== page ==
Having several generations of a family living under one roof — such as parents or adult children — can happen for many reasons. Whether the move makes financial sense, it's due to an illness, or because it's part of the family's history or culture, a “full-nest” arrangement requires open lines of communication between everyone to ensure a happy home. Here's some tips make it work well for all involved.
When Parents Move In
Older parents have probably spent years thinking about the freedom of their golden years, so having to live under common rules — even with loved ones — can take some adjustment. Using the techniques below can create a more comfortable dynamic for family money decisions.
Create a new budget — Any time more people are living in a household, additional expenses are bound to arise. Identifying changes by creating a new budget will help make it clear what these expenses are and how to deal with them. It's also a good approach to start a discussion of what your parent or parents feel they will be able to contribute — if they are even in a position to do so. Lastly, talking about money with your parents in this type of setting can help you get a better understanding of what their finances look like overall. If your parents seem to be stressed or confused about their money, this can be a great opportunity to offer help.
Draw up an agreement — This might seem overly formal, but having an agreement about financial expectations can help avoid conflicts down the road. While it doesn't necessarily need to be posted for all to see, it's a good idea to keep it somewhere it can be accessed if questions come up.
Create time for review and input — On your family calendar, mark a day at least once a month when you can talk about finances. It can help to schedule this meeting alongside an activity the whole family enjoys doing together, like going for a nature walk or watching a movie. You can also use this time to review any budget items that may need adjusting.
Have fun money conversations too — If financial conversations always revolve around cutting expenses or contributing more to necessities, they'll be looked upon with dread. Discussing how money can be spent on fun family activities will lighten the burden, and also help to create some healthy anticipation for a good time.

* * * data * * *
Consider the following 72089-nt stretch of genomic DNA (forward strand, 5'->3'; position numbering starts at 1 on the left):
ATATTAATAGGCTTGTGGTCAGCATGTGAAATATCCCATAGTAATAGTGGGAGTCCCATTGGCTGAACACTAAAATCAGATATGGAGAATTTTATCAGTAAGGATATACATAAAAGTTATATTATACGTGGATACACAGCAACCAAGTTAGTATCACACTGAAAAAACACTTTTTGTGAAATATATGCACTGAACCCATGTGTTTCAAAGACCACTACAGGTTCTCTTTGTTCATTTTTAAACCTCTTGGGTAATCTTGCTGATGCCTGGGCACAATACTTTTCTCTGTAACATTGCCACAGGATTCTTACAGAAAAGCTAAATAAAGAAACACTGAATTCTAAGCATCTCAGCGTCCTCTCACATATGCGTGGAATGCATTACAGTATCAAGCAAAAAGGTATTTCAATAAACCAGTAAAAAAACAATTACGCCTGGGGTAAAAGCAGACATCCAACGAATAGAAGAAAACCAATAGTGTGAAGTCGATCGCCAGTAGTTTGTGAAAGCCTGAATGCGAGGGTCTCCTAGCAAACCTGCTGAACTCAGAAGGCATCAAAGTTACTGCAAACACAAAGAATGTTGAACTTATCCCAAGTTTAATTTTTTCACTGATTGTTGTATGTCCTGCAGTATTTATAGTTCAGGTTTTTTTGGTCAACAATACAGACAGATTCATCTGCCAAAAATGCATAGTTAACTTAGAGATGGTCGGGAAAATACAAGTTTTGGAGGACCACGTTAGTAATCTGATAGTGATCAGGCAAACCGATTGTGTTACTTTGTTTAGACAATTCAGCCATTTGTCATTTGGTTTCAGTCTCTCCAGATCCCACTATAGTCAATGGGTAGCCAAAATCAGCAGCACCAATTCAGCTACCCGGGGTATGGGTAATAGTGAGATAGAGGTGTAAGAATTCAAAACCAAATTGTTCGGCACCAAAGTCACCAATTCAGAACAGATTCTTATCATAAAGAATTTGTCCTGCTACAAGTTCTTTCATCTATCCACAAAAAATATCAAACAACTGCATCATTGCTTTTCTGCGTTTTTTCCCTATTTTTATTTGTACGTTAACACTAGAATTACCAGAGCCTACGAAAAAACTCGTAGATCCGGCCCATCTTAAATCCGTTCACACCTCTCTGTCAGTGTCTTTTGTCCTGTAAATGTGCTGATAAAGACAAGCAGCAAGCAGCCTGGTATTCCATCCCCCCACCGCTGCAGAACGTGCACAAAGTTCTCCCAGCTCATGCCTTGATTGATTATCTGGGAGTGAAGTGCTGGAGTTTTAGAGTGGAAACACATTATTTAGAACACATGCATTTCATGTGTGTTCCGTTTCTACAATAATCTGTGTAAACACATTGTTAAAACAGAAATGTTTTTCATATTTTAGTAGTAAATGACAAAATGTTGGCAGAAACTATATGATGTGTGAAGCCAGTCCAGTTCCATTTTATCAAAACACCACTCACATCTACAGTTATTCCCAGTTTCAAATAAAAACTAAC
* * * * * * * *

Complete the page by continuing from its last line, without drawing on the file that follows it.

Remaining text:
When Adult Children Move In
Along with all the steps above, living with an adult child or other adult family member requires a little extra effort, since your houseguest may still be trying to map out his or her financial future.
Take advantage of time together — It may be difficult to create structure in this new living situation. By creating a joint time to work on your respective money management plans, you can not only make sure the changes in household expenses are addressed, but create an opportunity for your adult child to create a plan right alongside you. Creating an environment in which finances are talked about in an open and constructive way can make it easier to start talking about creating a stronger financial future.
Consider setting cash flow guidelines — Think about setting guidelines for money exchanges. Establishing standards for contributions expected in either direction can help to reduce friction.
Have a “big picture” plan in place — Along with an agreement to address expectations, it is important to have a plan for the future. How long does your child plan to live with you? If the child is unemployed and looking for a job, what are the expectations for the job search? If the idea is to work and save money to become independent, what is the savings goal? Having answers and solutions in place for questions like these make clear where everybody stands, so there are fewer misunderstandings in the future.
Focus on using the time wisely — An adult child moving back home might be going through a tough time - a divorce, trying to find work, or recovering from a personal crisis. While it may be a time of frustration, it can also be an opportunity. For example, if an adult child has too much debt like credit cards or loans, it can be easier to pay down while housing expenses are relatively low. Giving them encouragement and sharing goal-setting resources will help build a promising financial future.
If you run into trouble, seek help — While living with relatives can be hard, there is an opportunity for greater connection and personal fulfillment. Having a neutral third party with financial knowledge, such as a Nusenda Credit Union financial consultant, can help analyze the situation at hand, and make recommendations for creating a financial plan that will help meet everyone's needs.
Help is always available — and always free! Resources are available to Nusenda members or the public at-large:
For Nusenda members, Money Manager is an online financial management tool that helps you get a clear picture of your financial situation. From tracking spending, to setting saving goals, to paying your debt down faster — all in one place — you're better equipped to plan for a health financial future.
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